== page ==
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Gevgeli district


Gevgeliyski quarter, officially designated as the “Gevgeliyski” residential complex, stands as a distinctive district within the Bulgarian capital Sofia, positioned in the northwestern part of the city and forming part of the “Ilinden” district. The area is delineated by Tsaritsa Joanna Boulevard to the south, Vardar Boulevard to the east, and Bogdantsi Street to the west, creating a triangular layout.

This neighborhood has a historical origin rooted in the aftermath of the First World War when Bulgarian refugees from the South Macedonian town of Gevgeli and Gevgeliisko resettled in Sofia. The allocation of land for construction was facilitated under the guidance of Dimitar Dinev, reflecting a testament to the resilience and adaptive spirit of the Bulgarian population during challenging times.

The Gevgelija district, with its distinct triangular shape, is delimited by Tsaritsa Joanna Boulevard to the south, Vardar Boulevard and its northern extension to the east, and “Bogdantsi” street and the “Sofia-Pernik” railway line to the north, where West Park commences.

Following the Ilinden-Preobrazhensky Uprising and the subsequent upheavals in Macedonia, many Macedonian Bulgarians sought refuge in Bulgaria. The neighborhoods of today’s “Ilinden” region gradually formed, with the Gevgeli district primarily populated by refugees from Gevgeli and surrounding areas. Street names in the neighborhood carry the historical memory of their places of origin, honoring the legacy of Macedonian villages and heroes.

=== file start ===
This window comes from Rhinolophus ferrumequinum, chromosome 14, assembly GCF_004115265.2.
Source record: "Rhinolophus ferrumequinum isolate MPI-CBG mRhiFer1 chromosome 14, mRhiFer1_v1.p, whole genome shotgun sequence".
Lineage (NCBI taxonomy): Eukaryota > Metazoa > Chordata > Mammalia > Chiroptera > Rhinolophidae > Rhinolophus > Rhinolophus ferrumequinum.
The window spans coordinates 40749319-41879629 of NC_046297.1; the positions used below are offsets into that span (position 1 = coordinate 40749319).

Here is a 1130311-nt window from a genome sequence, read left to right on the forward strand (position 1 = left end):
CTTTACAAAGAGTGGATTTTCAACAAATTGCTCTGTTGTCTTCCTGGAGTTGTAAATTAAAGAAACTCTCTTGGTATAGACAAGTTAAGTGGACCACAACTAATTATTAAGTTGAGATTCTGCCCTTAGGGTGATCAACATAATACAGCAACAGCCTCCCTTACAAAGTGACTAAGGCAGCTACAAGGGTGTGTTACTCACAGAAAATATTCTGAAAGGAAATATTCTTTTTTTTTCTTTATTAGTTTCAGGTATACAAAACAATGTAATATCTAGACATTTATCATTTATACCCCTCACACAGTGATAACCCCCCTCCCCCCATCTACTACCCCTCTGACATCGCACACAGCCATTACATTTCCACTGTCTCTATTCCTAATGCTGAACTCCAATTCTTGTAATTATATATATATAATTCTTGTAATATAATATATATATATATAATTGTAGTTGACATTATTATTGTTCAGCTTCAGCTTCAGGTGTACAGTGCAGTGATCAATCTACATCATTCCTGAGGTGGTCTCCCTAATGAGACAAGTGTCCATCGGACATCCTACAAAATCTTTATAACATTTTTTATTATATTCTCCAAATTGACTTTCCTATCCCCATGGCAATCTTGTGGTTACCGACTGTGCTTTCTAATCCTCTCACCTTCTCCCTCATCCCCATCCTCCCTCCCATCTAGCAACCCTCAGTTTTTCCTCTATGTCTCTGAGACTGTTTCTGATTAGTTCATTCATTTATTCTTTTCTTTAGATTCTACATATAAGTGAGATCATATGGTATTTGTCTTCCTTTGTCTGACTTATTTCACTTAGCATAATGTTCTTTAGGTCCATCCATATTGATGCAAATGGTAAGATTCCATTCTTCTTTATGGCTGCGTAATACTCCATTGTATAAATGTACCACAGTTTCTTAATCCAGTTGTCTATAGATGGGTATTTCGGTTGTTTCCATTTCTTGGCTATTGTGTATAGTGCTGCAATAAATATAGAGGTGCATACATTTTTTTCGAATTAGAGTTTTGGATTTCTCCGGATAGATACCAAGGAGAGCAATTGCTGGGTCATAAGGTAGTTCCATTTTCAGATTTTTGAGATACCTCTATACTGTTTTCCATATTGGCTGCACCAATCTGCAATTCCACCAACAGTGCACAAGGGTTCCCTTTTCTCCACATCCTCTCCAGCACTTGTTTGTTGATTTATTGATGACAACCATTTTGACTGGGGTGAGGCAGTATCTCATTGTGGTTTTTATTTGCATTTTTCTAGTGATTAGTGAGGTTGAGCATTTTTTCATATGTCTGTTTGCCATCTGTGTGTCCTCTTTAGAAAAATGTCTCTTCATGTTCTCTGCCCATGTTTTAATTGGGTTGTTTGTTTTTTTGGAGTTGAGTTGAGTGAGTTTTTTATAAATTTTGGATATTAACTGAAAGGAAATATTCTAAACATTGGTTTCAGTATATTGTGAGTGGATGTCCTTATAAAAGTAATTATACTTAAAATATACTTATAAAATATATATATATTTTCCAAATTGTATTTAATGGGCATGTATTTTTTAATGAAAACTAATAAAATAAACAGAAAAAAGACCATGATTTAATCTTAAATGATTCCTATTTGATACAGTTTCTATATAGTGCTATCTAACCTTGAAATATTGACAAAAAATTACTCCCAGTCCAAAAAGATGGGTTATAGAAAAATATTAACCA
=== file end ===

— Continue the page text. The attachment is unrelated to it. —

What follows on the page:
The central transport artery of the neighborhood is “Tsaritsa Joanna” Boulevard, facilitating the passage of bus No. 77. Additionally, the “Vardar” metro station of the first diameter (metro lines M1 and M4) of the Sofia Metro is strategically located along the boulevard, enhancing the connectivity of the district to broader city networks.

Architecturally, the Gevgelii district features predominantly large-panel constructions, specifically from the Bs-VIII-Sf and Bs-69-Sf series, developed from the late 60s to the end of the 80s. The landscape also includes EPK blocks, small brick structures from the 60s, and recent residential buildings, showcasing the evolution of architectural styles over the years.

While the neighborhood itself does not house schools or kindergartens, nearby educational institutions in the “Sveta Troitsa” and “Zapaden Park” neighborhoods cater to the educational needs of the residents. The closest hospital is situated in the “Ilinden” district, namely the MBAL National Cardiology Hospital.

Among the neighboring schools are the 3rd Secondary School “Marin Drinov,” PGTE “Henry Ford,” 17th Secondary School “Damyan Gruev,” the Professional High School of Food Technology “Prof. Dr. G. Pavlov,” and the 135th secondary school “Jan Amos Comenius,” contributing to the educational diversity of the surrounding areas.

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